Desire — Justin Simoni
That was no beast that stirred,
That was my heart you heard
Pacing to and fro
In the ambush of my desire.
To the music my flute let fall.
— “Neither Spirit Nor Bird” (Shoshone Love Song), trans. Mary Austin
Since some folks were asking me about this, I thought I would post a little background on what bipolar disorder is, and how it is treated. Simply, bipolar disorder is a chemical brain disorder where the brain does not properly process neurotransmitter chemicals. In bipolar, this leads to a particular problem known as: desire. Whether it’s for stuff, sex, drugs, or just to feel better, bipolars desire things much, much more than other people. We feel more deeply, want things more desperately, and sometimes, just want to do anything to turn that feeling of desire off – but we can’t, not without the right drugs to balance us out. That’s why it’s so important to get the right treatment, because this is a genetic disorder, a physical disease with a very real cause.
University of California, San Diego: External Relations: News & Information: News Releases : Health
Researchers at the University of California, San Diego (UCSD) School of Medicine have identified a specific gene that causes bipolar disorder in a subset of patients who suffer from this debilitating psychiatric illness.
Published in the June 16, 2003 issue of the journal Molecular Psychiatry, the findings indicate that a mutation in a gene that regulates sensitivity to brain neurotransmitters such as dopamine, causes bipolar disorder in as many as 10 percent of bipolar cases. The mutation in this gene, G protein receptorkinase 3 (GRK3), occurs in a portion of the gene called the promoter, that regulates when the gene is turned on.
The research team hypothesizes that this mutation causes the individual to become hypersensitive to dopamine, leading to the mood extremes that characterize biopolar disorder.
A complex and variable illness, bipolar disorder is thought to be caused by multiple genes. Although previous research has suggested candidate genes or general DNA regions where faulty genes may reside, the UCSD study is the first to pinpoint a precise gene involved in the disease.
Also known as manic depression, bipolar disorder is characterized by extreme mood states alternating between euphoric peaks and terrible depression. Current treatments help many who suffer from bipolar disorder, but physicians estimate that one-third to one-half of the 1 million bipolar patients worldwide receive little benefit from existing therapies.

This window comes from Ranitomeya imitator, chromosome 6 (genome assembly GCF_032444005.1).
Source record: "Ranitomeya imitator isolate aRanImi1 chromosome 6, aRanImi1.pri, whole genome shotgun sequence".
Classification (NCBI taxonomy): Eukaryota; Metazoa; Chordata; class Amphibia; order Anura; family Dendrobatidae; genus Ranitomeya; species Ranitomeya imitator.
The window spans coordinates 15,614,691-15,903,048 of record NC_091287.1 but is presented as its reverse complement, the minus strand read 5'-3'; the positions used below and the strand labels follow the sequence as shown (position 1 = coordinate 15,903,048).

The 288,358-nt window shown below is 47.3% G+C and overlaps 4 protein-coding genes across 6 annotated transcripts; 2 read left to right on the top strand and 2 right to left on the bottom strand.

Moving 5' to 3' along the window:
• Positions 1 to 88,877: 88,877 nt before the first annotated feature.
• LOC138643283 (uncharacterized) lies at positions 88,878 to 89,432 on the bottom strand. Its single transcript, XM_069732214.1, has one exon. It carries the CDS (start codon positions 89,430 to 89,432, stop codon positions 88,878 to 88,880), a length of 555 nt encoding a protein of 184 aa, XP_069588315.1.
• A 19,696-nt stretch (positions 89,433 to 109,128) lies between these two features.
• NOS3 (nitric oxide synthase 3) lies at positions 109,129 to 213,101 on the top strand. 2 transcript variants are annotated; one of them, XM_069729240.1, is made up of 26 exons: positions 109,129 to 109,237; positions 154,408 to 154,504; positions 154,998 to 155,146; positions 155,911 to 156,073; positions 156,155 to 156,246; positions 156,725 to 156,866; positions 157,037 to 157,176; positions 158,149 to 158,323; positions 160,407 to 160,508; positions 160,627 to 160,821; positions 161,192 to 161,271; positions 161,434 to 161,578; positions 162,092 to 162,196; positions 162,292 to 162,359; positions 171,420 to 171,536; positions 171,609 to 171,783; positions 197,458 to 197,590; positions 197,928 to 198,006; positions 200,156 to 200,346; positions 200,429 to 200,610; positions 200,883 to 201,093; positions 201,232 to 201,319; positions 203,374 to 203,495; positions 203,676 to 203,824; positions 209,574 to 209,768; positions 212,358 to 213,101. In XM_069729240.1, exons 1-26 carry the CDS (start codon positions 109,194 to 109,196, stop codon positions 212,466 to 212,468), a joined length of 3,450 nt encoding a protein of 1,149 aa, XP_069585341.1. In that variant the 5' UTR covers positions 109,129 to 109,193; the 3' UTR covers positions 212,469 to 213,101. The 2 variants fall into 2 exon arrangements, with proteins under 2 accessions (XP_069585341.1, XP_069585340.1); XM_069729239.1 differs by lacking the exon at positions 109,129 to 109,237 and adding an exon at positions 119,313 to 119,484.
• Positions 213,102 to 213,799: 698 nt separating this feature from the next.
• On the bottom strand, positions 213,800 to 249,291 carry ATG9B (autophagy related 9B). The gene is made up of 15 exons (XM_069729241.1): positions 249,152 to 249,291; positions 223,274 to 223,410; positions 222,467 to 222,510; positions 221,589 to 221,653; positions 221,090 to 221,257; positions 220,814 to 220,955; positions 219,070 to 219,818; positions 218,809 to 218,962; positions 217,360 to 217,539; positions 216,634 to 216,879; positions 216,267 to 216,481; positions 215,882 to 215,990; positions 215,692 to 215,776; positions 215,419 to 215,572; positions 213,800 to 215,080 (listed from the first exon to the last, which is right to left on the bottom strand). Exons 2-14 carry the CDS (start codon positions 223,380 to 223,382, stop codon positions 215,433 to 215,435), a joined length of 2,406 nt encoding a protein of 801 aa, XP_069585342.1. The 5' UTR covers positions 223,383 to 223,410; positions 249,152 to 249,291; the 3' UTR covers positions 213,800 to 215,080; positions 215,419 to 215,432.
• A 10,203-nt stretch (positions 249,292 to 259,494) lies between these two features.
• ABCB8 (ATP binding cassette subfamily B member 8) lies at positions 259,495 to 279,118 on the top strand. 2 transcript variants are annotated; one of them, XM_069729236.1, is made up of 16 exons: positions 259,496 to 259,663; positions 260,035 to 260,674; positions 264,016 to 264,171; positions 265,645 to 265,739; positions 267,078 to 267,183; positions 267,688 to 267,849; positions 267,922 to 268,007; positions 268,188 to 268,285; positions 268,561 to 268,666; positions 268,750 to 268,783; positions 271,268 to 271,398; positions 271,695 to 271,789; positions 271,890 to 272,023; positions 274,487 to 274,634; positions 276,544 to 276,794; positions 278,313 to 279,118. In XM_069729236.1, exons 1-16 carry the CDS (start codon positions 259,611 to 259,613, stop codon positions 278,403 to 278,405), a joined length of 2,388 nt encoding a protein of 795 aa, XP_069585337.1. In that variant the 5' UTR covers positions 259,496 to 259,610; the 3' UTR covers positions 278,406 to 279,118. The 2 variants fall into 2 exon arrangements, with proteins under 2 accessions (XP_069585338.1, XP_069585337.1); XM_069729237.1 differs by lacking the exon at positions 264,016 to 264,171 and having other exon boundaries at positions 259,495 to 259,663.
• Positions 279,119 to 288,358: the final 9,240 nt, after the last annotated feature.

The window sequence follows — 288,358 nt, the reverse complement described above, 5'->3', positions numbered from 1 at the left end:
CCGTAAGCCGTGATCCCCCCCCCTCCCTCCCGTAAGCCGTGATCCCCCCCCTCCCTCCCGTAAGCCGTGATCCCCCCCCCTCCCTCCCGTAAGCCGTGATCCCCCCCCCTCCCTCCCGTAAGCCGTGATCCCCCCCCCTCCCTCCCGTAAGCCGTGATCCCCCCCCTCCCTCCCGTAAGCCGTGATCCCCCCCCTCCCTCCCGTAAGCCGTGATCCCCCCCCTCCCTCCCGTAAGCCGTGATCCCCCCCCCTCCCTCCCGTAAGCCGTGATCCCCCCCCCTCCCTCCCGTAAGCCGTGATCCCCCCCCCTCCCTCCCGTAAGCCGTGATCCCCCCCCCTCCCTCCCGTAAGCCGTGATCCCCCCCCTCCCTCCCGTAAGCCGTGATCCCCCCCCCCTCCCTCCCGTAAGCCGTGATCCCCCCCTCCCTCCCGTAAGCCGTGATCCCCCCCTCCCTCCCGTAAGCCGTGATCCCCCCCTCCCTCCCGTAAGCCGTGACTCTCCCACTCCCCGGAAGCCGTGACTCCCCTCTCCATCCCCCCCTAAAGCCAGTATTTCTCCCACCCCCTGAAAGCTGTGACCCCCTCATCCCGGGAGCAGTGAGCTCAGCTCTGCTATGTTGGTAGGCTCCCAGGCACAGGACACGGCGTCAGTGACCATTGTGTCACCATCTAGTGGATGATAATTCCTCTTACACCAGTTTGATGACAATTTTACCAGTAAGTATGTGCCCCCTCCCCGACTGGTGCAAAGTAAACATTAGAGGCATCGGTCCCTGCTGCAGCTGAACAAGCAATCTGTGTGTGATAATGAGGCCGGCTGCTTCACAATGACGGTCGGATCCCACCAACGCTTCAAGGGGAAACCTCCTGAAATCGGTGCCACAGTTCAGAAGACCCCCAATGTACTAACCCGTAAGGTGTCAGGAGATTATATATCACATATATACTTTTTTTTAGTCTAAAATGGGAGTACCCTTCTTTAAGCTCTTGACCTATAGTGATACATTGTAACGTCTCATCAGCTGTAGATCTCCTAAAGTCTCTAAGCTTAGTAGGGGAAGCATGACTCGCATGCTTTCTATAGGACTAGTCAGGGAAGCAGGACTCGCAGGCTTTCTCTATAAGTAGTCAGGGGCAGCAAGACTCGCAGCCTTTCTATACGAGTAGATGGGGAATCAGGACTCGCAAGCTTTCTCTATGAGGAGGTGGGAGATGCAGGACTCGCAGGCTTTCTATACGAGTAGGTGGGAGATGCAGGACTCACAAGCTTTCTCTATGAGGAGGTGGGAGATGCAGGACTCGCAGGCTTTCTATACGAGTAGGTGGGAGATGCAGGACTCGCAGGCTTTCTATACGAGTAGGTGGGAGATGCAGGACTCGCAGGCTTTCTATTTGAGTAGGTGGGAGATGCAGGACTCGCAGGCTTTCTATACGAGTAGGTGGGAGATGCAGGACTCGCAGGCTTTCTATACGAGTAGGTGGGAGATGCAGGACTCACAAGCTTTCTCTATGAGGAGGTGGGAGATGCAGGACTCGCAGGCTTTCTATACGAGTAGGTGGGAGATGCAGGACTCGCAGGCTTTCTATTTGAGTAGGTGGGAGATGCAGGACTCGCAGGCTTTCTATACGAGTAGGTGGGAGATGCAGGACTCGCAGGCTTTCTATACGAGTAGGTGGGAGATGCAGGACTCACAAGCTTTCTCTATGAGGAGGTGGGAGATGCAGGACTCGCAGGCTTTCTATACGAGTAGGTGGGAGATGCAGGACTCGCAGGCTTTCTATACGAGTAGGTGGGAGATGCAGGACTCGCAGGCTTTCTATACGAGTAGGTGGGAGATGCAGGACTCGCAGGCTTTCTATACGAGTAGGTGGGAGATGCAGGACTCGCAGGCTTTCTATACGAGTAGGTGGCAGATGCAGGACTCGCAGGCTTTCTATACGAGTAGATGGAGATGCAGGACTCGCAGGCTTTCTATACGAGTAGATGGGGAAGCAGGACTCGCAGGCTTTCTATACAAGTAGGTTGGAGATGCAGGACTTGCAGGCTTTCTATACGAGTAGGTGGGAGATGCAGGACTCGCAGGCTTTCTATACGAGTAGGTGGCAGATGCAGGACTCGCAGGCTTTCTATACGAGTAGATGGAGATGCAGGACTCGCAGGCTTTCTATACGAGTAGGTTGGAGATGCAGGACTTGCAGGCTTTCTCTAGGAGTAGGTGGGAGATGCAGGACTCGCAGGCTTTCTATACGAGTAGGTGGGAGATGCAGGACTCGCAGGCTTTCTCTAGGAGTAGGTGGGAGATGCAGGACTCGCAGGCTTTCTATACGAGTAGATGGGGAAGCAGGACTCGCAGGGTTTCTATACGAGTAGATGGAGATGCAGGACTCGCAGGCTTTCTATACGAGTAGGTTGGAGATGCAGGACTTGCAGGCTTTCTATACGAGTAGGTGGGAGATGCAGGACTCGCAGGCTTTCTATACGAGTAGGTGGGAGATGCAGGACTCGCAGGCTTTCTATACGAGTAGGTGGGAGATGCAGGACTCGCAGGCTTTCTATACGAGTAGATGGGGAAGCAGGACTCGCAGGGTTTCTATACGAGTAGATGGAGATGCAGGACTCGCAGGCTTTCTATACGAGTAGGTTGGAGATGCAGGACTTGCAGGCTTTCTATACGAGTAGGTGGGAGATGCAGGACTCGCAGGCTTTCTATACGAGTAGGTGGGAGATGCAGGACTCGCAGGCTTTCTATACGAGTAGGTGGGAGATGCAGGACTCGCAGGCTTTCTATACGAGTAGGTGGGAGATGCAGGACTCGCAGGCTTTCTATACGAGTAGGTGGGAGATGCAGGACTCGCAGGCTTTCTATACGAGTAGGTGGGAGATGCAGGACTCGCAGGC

“One of the major limitations in bipolar treatment is the lack of new molecular targets for drugs,” said John Kelsoe, M.D., UCSD professor of psychiatry, a psychiatrist at the San Diego VA Healthcare System, and senior author of the study. “Our hope is that discovery of genetic defects that cause bipolar disorder will lead to new drugs that can be directed to those specific genes.”
During a year of screening DNA samples from more than 400 families with bipolar disorder, the study’s first author, Thomas B. Barrett, M.D., Ph.D., assistant professor of psychiatry, UCSD and psychiatrist, San Diego VA Healthcare System, determined that there were six mutations in the promoter region of the GRK3 gene. One of these mutations, P-5, occurred three times more frequently in manic-depression patients than in non-afflicted individuals.
About dopamine, from Wikipedia:
Role in Pleasure and Motivation
Dopamine is commonly associated with the ‘pleasure system’ of the brain, providing feelings of enjoyment and reinforcement to motivate us to do, or continue doing, certain activities. Certainly dopamine is released (particularly in areas such as the nucleus accumbens and striatum) by naturally rewarding experiences such as food, sex, use of certain drugs and neutral stimuli that become associated with them. This theory is often discussed in terms of drugs (such as cocaine and amphetamines) which seem to be directly or indirectly related to the increase of dopamine in these areas, and in relation to neurobiological theories of addiction, which argue that these dopamine pathways are pathologically altered in addicted persons. The mechanism of cocaine and amphetamine is different. Cocaine is acting as dopamine transporter blocker to competively inhibit dopamine uptake to increase the lifetime of dopamine, while amphetamine is acting as a dopamine transporter substrate to competively inhibit dopamine uptake and increase the dopamine efflux via dopamine transporter.